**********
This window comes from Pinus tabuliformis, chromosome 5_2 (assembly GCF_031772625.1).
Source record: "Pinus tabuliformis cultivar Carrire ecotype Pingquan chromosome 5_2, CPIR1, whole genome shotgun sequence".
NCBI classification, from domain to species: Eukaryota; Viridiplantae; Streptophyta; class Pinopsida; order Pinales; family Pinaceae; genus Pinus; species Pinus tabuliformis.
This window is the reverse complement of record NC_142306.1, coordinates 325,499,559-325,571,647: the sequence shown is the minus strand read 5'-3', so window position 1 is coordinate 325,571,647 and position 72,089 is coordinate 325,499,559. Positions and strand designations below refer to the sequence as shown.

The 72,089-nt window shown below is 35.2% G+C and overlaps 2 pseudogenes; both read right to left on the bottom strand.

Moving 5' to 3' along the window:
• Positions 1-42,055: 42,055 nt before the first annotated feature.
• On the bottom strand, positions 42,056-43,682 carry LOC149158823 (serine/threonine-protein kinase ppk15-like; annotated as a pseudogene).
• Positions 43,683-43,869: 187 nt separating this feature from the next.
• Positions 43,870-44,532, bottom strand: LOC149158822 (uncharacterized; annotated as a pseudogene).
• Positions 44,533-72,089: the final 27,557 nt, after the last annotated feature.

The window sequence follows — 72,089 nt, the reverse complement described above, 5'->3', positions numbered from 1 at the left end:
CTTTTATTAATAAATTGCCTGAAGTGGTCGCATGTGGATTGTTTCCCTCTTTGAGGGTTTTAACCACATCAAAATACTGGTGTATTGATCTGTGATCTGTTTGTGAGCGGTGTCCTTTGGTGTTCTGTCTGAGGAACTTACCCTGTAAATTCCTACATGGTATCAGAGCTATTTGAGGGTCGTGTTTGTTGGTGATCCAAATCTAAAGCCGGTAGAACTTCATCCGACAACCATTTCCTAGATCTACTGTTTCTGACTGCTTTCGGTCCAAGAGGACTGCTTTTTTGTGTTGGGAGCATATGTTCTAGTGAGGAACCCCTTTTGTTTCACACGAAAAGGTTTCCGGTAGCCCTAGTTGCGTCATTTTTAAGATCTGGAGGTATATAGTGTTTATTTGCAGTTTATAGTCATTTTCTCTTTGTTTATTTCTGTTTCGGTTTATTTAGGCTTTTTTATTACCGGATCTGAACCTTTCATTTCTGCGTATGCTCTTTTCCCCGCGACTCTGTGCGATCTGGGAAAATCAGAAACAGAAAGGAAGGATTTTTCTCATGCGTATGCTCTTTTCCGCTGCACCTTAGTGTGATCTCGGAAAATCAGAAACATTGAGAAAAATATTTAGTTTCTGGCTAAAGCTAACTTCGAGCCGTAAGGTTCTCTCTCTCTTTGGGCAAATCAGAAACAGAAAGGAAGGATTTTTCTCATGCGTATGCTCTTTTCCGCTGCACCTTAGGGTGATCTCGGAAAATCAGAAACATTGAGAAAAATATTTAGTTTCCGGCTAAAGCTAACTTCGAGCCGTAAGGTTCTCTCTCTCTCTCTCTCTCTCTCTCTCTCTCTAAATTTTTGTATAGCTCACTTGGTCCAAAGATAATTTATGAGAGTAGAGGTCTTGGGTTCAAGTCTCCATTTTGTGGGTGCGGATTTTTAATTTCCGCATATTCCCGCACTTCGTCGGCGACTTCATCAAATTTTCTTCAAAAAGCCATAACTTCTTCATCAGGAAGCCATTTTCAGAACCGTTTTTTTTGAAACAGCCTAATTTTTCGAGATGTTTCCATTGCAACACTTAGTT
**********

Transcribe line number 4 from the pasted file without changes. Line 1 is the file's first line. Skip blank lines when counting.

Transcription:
This window is the reverse complement of record NC_142306.1, coordinates 325,499,559-325,571,647: the sequence shown is the minus strand read 5'-3', so window position 1 is coordinate 325,571,647 and position 72,089 is coordinate 325,499,559. Positions and strand designations below refer to the sequence as shown.